Babatunde Babafemi: “Ritual for my father (Jenipher’s speech)”

Ritual for my father (Jenipher’s speech)

One morning I received a letter sent

from my mother through my brother

to my fiancée who read to me.


I grasp for my breath in the morning tea

and a cluster of this remains a flip flop inside my memory.

I don’t read or talk much

except when my fiancée says

I love you.

Repeatedly i hear her voice in my head.


Believe me.

Honestly I don’t want you to.


I have a disease.

My father said it is a paradox.

Few years ago he died of chicken pox.

My mother wrote her griefs inside a single note:

Dear son your father died in his sleep.

I wonder too

why my fiancée started this conversation with I love you.


We cherished love


We never had a family portrait except the time I left my village for the city.

No camcorder—

just the memory of my family lining up at the motor park to wish me farewell.

Now this letter begins with another bye bye—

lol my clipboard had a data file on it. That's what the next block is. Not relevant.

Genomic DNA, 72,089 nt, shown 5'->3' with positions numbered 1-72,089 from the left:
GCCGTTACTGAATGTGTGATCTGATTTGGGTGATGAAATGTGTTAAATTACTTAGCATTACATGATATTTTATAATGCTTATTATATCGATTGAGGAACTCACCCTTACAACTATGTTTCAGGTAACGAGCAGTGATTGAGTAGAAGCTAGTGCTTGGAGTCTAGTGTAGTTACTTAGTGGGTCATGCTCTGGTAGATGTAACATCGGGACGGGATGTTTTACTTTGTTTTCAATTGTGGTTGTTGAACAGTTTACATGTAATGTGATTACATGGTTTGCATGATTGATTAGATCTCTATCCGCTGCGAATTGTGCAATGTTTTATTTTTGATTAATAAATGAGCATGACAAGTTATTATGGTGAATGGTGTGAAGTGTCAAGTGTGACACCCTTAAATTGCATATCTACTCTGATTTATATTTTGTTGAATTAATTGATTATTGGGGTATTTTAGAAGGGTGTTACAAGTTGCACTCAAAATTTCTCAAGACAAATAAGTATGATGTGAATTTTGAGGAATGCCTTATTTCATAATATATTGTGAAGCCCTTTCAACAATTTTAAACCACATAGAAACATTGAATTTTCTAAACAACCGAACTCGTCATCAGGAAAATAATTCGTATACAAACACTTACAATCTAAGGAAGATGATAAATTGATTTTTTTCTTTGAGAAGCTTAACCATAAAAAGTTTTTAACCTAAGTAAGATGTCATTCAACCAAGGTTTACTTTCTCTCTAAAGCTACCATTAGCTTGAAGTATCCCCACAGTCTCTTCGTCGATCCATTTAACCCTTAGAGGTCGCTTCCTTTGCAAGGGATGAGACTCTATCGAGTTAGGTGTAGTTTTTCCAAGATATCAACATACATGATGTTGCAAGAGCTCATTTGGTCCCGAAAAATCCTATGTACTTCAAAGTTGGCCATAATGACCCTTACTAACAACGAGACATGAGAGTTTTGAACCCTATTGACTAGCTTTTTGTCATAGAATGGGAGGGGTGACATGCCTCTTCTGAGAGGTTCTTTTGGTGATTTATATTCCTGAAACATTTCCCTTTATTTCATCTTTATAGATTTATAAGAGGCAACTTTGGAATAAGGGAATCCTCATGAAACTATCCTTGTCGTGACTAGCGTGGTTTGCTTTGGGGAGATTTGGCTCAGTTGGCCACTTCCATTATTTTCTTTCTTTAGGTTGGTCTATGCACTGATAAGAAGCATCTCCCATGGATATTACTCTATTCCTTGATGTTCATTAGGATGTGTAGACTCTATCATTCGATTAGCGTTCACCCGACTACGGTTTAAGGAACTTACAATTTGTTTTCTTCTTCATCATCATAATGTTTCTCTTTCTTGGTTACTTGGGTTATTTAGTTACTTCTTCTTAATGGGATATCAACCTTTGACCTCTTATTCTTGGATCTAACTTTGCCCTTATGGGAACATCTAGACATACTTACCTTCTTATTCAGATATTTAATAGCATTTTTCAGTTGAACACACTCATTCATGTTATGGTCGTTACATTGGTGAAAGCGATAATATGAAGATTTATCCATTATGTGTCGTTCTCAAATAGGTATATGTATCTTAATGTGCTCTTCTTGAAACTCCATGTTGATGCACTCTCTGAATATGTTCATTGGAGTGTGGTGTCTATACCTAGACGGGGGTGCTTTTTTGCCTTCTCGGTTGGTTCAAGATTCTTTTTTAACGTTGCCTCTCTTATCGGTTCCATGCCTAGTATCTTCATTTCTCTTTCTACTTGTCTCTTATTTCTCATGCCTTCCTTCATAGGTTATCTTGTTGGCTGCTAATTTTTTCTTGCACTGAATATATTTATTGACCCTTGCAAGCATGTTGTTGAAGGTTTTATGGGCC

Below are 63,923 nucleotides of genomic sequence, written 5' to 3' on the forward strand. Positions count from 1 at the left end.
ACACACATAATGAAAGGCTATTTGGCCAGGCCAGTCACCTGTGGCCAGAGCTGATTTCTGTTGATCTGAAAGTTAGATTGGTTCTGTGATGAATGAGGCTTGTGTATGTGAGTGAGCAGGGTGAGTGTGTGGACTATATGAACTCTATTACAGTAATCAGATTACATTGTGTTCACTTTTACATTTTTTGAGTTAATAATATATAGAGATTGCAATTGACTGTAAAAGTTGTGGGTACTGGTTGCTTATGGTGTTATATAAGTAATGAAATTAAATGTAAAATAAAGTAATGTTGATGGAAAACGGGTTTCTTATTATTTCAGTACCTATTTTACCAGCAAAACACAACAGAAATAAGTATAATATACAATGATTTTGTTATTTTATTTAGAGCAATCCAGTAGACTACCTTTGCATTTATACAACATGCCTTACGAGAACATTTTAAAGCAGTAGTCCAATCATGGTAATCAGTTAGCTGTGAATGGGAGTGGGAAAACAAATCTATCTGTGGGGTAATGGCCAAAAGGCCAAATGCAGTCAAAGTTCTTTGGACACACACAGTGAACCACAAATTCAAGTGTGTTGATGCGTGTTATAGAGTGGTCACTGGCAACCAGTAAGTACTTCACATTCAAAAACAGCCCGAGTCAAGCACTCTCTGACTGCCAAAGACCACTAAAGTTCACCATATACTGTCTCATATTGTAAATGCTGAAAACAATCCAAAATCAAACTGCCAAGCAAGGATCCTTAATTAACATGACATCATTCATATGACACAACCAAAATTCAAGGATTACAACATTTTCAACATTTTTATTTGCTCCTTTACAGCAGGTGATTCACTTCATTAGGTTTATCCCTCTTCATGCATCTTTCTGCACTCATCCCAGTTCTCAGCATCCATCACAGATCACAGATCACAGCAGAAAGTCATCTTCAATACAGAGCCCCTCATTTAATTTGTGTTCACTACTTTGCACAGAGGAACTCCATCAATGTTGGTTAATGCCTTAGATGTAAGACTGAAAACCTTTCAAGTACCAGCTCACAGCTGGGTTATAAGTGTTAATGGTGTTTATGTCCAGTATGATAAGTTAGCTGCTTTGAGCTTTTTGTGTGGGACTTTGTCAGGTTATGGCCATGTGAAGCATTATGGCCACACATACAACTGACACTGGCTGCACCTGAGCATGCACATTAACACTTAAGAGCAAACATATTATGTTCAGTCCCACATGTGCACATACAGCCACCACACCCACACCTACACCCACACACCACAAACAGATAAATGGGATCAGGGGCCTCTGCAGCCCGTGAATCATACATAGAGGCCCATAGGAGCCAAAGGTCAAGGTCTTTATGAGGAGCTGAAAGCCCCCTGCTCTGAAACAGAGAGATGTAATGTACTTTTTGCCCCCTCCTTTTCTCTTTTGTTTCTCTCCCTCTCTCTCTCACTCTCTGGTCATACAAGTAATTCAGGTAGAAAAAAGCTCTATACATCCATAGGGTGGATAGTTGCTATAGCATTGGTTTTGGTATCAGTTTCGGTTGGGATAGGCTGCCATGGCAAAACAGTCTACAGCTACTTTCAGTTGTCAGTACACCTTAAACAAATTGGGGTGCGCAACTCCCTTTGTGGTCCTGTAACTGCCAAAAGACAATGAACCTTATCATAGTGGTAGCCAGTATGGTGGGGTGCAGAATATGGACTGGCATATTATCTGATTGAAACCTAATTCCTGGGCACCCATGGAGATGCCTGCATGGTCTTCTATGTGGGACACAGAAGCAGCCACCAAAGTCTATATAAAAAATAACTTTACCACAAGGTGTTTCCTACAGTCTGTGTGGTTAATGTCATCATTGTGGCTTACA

My father had passed on,

few nights ago.


Earlier that morning a seven year old boy passed by

my window singing Eric Clapton’s ‘Tears In Heaven’

as if he knew there’s a body inside me begging for peace


Of course part of me feigns to his creepy voice—such a baritone voice. too young to be my father’s.

So I pressed my face against the glass and saw him wearing oversized shoes—my shoes.

So I chased after him before he disappeared into the morning dew.


That morning my fiancee read a letter about the passing of my father


Then a boy whispered a warning into my body through my window.


My brother had passed on this letter because there’s a ritual:

a boy will go inside a forest to pluck

out his eyes and place it on a calabash set

at the deceased’s headstone so it will bring light for the dead.

My family knows how much I loved my father.


We cherished love.

Love is blind.

So am I.



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